The concept of postmemory was initially developed by Eva Hoffman and Marianne Hirsch to describe the preoccupation of the second and third generations born to Holocaust survivor with the historical trauma of the Holocaust. Postmemory thus may be considered the memory of another’s memory, so much so that these memories become memories in their own right, creating a deep personal connection of the previous generation’s memory, notwithstanding generational distance. Although postmemory was originally developed as a concept applied to memories of the Holocaust, in recent decades postmemory concept has been applied to historical and cultural trauma experienced by other nations. Birutė Mar’s solo performance, Children of the Ice, is a postmemory play. As a daughter of Siberian she does not merely re-enact her parents’ and grandparents’ stories but she lives them out on stage.
We experience this ice world through the eyes of a child. The child narrator, Birutė’s mother Jūratė, describes the frightened people crammed together in the cattle car bound for Siberia. She laments that as the family hastily grabbed a few things when they were arrested to take with them, she clutched onto a worn-out beloved teddy bear rather than taking an ornate doll an uncle had brought her from abroad. They could have sold the doll for food, just like her Mama sold her wedding ring for a bit of bread.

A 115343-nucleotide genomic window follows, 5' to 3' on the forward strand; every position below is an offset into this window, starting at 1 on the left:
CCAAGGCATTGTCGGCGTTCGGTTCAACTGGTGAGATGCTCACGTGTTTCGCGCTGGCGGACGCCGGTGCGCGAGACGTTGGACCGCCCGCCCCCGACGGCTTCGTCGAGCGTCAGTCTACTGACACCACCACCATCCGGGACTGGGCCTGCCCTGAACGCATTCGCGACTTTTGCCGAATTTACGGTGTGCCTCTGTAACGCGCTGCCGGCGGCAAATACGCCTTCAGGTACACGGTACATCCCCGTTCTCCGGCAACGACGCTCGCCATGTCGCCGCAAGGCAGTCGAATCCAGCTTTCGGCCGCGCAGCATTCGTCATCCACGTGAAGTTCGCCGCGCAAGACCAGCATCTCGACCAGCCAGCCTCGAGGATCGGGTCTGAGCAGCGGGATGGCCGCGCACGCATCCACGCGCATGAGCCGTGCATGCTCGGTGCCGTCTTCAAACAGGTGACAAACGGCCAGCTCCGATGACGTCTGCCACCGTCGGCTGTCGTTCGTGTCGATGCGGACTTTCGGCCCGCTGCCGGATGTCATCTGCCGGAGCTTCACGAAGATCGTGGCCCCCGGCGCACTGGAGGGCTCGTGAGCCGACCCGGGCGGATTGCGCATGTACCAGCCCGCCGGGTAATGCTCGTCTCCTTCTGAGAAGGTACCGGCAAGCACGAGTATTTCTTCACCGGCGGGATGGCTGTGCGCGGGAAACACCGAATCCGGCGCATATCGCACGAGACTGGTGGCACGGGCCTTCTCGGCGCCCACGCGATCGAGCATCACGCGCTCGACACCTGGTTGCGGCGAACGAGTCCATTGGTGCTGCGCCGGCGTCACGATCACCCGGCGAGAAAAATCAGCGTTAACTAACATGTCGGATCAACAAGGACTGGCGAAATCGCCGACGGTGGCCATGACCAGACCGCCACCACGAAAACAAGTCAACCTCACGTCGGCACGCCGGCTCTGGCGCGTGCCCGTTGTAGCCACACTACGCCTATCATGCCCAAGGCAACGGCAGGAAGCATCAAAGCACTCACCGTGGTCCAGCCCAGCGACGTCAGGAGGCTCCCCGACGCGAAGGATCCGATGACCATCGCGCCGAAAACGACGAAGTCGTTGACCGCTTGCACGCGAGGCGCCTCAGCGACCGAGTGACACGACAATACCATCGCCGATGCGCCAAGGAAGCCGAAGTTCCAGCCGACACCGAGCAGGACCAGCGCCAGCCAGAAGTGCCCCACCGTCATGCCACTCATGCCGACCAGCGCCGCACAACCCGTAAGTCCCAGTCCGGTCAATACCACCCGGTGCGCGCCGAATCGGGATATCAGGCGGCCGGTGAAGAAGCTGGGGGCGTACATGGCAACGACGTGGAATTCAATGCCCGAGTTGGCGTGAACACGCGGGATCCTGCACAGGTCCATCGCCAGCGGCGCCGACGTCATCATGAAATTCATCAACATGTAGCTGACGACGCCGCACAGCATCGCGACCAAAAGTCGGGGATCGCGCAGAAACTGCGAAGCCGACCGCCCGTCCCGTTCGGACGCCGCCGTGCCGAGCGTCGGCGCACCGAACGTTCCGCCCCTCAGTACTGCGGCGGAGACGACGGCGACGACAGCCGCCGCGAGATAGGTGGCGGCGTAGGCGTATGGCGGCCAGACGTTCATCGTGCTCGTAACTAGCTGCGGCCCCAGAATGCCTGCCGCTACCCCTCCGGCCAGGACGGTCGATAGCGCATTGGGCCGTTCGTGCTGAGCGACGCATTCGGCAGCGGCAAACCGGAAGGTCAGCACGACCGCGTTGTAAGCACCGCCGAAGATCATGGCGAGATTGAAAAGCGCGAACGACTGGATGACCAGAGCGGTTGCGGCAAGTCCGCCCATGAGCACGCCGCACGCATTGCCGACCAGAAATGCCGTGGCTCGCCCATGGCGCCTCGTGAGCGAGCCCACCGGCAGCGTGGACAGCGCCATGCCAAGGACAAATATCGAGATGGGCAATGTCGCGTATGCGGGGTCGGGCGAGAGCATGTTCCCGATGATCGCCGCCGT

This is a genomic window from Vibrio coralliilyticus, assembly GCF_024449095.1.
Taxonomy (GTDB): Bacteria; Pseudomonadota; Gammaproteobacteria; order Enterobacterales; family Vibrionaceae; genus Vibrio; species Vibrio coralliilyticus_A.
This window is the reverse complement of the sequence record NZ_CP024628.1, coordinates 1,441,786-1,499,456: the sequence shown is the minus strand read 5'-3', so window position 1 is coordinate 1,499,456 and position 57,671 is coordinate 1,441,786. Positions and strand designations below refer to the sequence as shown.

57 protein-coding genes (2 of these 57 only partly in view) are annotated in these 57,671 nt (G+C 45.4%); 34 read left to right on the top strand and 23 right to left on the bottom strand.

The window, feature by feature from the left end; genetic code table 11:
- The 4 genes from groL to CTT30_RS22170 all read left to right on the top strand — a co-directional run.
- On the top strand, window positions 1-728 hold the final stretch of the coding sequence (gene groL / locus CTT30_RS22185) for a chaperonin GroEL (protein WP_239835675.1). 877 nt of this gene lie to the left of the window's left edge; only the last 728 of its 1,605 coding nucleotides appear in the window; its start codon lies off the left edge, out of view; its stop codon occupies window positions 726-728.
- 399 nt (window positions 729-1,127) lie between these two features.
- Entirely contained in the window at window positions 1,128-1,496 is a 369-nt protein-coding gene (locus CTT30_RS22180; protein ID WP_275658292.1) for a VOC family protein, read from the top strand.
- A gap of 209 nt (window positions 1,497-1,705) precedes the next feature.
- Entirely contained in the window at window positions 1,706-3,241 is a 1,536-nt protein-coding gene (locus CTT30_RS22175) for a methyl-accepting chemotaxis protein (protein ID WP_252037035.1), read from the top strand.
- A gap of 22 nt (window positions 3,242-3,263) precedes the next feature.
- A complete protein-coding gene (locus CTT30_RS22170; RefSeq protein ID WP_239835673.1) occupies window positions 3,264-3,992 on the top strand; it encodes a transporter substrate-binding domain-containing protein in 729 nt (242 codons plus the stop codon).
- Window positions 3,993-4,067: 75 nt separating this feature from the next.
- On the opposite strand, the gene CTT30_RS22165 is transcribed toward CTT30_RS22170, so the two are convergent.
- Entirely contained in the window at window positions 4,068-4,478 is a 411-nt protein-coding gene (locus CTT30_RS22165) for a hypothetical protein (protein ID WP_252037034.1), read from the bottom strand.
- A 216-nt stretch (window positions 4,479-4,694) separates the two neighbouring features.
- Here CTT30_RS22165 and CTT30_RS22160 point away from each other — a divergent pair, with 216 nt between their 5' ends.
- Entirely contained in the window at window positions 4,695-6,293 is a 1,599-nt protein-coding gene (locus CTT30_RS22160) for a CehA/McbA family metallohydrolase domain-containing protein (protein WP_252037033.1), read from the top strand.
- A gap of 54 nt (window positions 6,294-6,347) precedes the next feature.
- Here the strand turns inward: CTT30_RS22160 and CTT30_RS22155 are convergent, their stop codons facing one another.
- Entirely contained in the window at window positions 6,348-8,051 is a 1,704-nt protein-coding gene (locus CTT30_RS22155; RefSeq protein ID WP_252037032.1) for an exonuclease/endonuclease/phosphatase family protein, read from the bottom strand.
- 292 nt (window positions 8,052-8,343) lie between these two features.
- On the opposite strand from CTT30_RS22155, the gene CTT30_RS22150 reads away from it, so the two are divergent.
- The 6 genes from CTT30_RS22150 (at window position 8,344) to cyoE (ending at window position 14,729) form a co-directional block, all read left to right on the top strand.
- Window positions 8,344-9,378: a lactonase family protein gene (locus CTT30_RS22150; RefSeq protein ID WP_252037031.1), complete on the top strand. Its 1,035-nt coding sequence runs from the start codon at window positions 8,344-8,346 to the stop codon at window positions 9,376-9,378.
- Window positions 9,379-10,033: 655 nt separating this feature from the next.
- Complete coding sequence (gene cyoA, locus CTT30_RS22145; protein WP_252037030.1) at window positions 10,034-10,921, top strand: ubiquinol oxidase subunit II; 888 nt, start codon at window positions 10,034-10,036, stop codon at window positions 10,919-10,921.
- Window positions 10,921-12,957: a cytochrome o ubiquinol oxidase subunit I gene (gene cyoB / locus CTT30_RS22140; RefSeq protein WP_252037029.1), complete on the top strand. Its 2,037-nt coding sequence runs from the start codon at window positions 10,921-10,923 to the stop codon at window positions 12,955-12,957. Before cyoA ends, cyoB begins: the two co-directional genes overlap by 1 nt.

Inside the cattle car, little Jūratė sits down beside an older girl, a 12-year-old who was deported alone because her parents were not at home when the Russian soldiers came to arrest them. This girl wills herself to die and finally is left behind, her body laid out beside the tracks. She simply made up her mind that she could not, and would not, survive what was to come alone.
Jūratė was arrested wearing a pretty dress with a red pom pom. As the journey to Siberia stretches on, she amuses herself by playing with the pom pom. All of a sudden, she accidently tears the red pom pom from her dress. It slips to the floor of the train carriage and out onto the tracks where it is left behind. As though that pom pom represented all that she’d left behind in Lithuania, Jūratė cries her heart out. During the harsh arctic winter, she dreams of her pom pom, left behind somewhere on the train tracks, and longs to go back and find it.
At the close of the play, Birutė Mar sits down on the edge of the stage and speaks her heart to the audience. She shares that she can see, always in her mind’s eye, that red pom pom left behind on the train tracks and the train creeping towards its destiny. She feels as though that memory were hers and that she had lived it herself. In this way, her mother’s and her father’s experience has become her own, absorbed into her body, her soul, her mind, her memory. Not a single family in Lithuania was untouched by Siberian exile. Everyone lost someone. Everyone is still searching for someone or something left behind on that long train journey into the vast cruel expanses of arctic ice.
Years later, as an adult, in 1989, Jūratė was able to return to that narrow strip of land where her family was forced to survive, beside the Laptev Sea. What she brought back with her to Lithuania was not the red pom pom that fell out onto the train tracks, but her little sister, who died of starvation and disease, and whose tiny body was still encased in arctic ice.